Syrian Roulette

JERUSALEM: Parliamentary maneuvers in the Knesset and recent fighting in Lebanon put Syrian/Israeli peace talks in cold storage. Even Israeli’s unilateral pledge to pull its army out of south Lebanon this summer did not instantly rekindle them. But these ups and downs only indicate the difficulties involved. They also reflect the nature of the closed Syrian regime, which never underwent anything like a perestroika.

The most important new fact remains unchanged: after fifty years of enmity Syria has signaled its readiness to follow Egypt, Jordan and the PLO in seeking reconciliation with the Jewish state. So even the Lion of Damascus ("Assad" means lion in Arabic), it appears, is no longer willing to isolate himself from changes in the region.

Three causes push President Hafez al-Assad, ever so glacially, towards accepting the necessity of peace with Israel. First, disappearance of the Soviet bloc deprived Damascus of its Moscow-based strategic umbrella: if Syria finds itself at war with Israel and loses, as in the past, hundreds of tanks and aircraft, there will be no automatic resupply from Moscow. In short: Syria has no military option.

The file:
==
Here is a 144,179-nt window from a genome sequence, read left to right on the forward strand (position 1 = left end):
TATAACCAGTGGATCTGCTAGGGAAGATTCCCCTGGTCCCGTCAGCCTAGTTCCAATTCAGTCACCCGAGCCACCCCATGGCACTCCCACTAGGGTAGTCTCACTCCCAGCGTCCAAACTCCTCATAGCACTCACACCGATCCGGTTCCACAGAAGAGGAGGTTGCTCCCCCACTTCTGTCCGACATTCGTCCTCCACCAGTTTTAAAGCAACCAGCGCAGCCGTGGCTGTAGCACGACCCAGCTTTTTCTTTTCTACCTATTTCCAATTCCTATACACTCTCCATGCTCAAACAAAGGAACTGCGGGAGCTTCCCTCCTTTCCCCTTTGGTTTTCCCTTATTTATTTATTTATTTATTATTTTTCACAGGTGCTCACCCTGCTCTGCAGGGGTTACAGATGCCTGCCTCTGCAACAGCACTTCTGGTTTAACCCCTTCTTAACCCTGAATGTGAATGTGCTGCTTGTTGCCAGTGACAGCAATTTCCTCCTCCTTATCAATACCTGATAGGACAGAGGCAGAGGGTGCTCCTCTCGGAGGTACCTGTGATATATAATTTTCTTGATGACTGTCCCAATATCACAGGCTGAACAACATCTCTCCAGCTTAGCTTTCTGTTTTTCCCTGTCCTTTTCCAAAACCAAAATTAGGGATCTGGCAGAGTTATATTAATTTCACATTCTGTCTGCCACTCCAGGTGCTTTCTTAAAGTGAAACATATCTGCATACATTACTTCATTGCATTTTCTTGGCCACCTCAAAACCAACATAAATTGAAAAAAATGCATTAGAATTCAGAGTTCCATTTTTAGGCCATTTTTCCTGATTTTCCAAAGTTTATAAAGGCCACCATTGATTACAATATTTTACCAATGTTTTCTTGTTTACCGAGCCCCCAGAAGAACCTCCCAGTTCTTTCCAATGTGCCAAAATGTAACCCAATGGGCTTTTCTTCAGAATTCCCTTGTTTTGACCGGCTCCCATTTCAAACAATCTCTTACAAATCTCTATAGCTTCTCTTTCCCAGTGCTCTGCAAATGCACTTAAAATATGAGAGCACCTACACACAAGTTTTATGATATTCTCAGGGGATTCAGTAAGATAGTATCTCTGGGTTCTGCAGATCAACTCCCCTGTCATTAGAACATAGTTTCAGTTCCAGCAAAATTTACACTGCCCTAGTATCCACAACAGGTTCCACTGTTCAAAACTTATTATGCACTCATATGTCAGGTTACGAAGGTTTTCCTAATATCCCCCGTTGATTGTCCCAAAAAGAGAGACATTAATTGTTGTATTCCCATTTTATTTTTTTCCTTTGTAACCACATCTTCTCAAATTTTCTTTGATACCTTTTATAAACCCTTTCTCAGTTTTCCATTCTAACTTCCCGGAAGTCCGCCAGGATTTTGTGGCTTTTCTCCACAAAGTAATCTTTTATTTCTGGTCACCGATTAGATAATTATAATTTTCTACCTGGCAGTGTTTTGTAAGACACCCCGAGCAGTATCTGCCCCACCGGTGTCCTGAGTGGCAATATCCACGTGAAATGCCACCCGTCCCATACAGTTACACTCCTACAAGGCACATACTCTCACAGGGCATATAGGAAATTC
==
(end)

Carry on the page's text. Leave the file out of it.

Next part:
Secondly, Syria does not like feeling isolated – neither in the Arab world, nor on the international scene. With Egypt, Jordan and the Palestinians at peace with Israel, the idea of being in the same category as Baghdad and Tripoli does not appeal to Assad. Moreover, all Arab regimes that made peace with Israel benefit from improved relations with the United States (i.e.: economic assistance), while Syria remains on the American list of terrorist states. Here again the disappearance of Soviet power brings our Syria’s vulnerability. When even Assad’s allies in Teheran talk about a "dialogue of civilizations" with the West, the chill felt in Damascus must be great.